In regards to Wonky, which is one of my favorite records of the year, you have some great collaborations on it, including one with Zola Jesus. What’s amazing about that track to me is that it sounds just as much a Zola Jesus song as it does an Orbital track. Was there collaboration in the song-making process, or did you guys just write the perfect Zola Jesus track?
There wasn’t a lot of collaboration when we were making the music for that song, actually; it just worked like a dream, really. We wrote a track as an instrumental, and we felt it wasn’t cutting it and needed a vocal in it. We do tend to sway toward female vocalists with our music – I blame Cocteau Twins and Liz Fraser for that *laughs*. So we were asking about and someone mentioned Zola Jesus. We had never heard of her before, so we checked her out on Spotify and we thought she was right up our street. So we got contact with her and she seemed interested, and when she was doing a couple of gigs in London we called her up and finally got her in the studio. As soon as we met we started working really well together and she gave us loads of material to fit into that track.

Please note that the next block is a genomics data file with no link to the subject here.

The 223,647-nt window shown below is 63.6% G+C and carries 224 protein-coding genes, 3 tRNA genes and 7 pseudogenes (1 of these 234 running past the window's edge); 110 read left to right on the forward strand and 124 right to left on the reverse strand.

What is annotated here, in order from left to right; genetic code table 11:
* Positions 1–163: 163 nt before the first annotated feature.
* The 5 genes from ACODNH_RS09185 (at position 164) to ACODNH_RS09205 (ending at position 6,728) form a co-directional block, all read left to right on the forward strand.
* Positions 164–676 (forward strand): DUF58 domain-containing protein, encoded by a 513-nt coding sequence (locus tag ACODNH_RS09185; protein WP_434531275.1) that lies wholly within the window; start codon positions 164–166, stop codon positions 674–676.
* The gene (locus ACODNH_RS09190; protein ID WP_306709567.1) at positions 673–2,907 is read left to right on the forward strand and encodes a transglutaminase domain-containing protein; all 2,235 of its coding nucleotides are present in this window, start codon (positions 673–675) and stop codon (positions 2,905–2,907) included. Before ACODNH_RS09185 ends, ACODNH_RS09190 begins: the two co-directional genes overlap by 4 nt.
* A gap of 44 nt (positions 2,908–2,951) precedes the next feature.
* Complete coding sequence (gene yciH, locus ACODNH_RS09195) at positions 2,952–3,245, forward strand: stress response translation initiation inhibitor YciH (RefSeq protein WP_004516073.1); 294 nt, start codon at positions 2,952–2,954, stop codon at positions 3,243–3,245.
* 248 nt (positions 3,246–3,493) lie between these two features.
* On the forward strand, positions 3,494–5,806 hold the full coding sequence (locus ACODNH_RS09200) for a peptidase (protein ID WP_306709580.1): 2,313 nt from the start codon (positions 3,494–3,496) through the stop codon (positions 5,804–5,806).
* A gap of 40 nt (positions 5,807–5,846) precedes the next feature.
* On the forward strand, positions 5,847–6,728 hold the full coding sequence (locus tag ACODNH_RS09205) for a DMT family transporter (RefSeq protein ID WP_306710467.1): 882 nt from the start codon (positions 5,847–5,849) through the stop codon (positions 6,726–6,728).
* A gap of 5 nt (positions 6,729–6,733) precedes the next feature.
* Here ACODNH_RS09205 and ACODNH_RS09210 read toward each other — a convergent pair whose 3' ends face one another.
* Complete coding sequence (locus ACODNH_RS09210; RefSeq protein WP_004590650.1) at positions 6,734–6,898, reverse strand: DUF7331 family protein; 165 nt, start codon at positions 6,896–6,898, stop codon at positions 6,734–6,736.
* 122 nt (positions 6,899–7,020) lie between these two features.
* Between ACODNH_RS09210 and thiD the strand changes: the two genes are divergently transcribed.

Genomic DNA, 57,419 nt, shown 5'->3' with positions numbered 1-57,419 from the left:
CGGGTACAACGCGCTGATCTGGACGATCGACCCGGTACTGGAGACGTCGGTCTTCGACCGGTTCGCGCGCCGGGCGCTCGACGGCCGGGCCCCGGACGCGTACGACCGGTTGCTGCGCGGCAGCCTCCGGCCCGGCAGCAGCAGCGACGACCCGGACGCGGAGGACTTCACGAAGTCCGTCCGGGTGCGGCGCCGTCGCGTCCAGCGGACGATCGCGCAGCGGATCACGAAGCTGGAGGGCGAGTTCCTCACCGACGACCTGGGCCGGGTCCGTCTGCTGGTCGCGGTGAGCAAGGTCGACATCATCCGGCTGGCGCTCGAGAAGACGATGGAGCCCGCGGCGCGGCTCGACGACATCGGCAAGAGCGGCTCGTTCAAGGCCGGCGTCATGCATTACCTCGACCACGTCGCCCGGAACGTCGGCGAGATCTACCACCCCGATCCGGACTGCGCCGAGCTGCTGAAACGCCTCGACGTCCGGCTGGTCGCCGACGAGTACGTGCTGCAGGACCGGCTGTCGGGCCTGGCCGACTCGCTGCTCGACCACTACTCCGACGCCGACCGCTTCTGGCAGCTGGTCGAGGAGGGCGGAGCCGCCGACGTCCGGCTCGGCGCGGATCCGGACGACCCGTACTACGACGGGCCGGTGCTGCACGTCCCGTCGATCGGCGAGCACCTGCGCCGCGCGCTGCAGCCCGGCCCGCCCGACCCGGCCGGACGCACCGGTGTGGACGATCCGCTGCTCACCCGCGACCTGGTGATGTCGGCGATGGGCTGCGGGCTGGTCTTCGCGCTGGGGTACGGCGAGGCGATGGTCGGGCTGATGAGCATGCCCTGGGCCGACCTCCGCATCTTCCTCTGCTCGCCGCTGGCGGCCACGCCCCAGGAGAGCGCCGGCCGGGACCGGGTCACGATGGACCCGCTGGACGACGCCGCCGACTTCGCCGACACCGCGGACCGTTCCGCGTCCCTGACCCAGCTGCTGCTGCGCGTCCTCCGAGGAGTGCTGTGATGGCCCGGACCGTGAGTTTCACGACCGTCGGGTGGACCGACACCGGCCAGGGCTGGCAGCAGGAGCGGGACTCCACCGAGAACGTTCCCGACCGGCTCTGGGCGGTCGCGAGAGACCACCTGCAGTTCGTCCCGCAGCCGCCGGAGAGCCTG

It was the same thing with Lady Leshurr. She is really young and is from a different genre – that sort of grime style. She was really shy at first, but we learned from Zola that just getting her in the studio would get us working well together. So once we had her working with us she really caught on to what we were trying to do and started writing down lyrics in her iPhone. She actually read the lyrics of her phone when we were recording and needed to have the lights out in order to read them.
You mentioned the piece “Where Is It Going?” which is the last track on Wonky, and you performed at the opening ceremonies. That serves as my next question, where is it going for Orbital? Are you focusing on touring at the moment, or can we expect some more studio work in the future?
Oh yeah, I’m on a roll myself. I guess I can’t speak for my brother, but I’m sure he’s enjoying it as well. We are writing music as we are going along, really. I’m not ready for this to stop at the moment. We’re on bonus time; we never thought this would happen. And it’s really great to be back in America, we really love it here. We have found that the pockets of electronic fans that we used to meet in individual cities have started to merge and it seems to have gone national. As the younger generations come through, they are more aware of electronic music, because it has been around for a while and with the internet and all.
That’s an interesting point. How have you seen your audience change through the years?
I don’t think it’s changed much. At our shows they are the same: happy, smiling people, jumping around. The actual vibe is not any different. What’s different are the generations of people who are at the shows. We are now seeing people my age who listened to our early music bringing their teenage kids to our shows, and I think that’s just great. We are reaching multiple generations, and even facilitating parent-to-child memories – I think that’s just brilliant.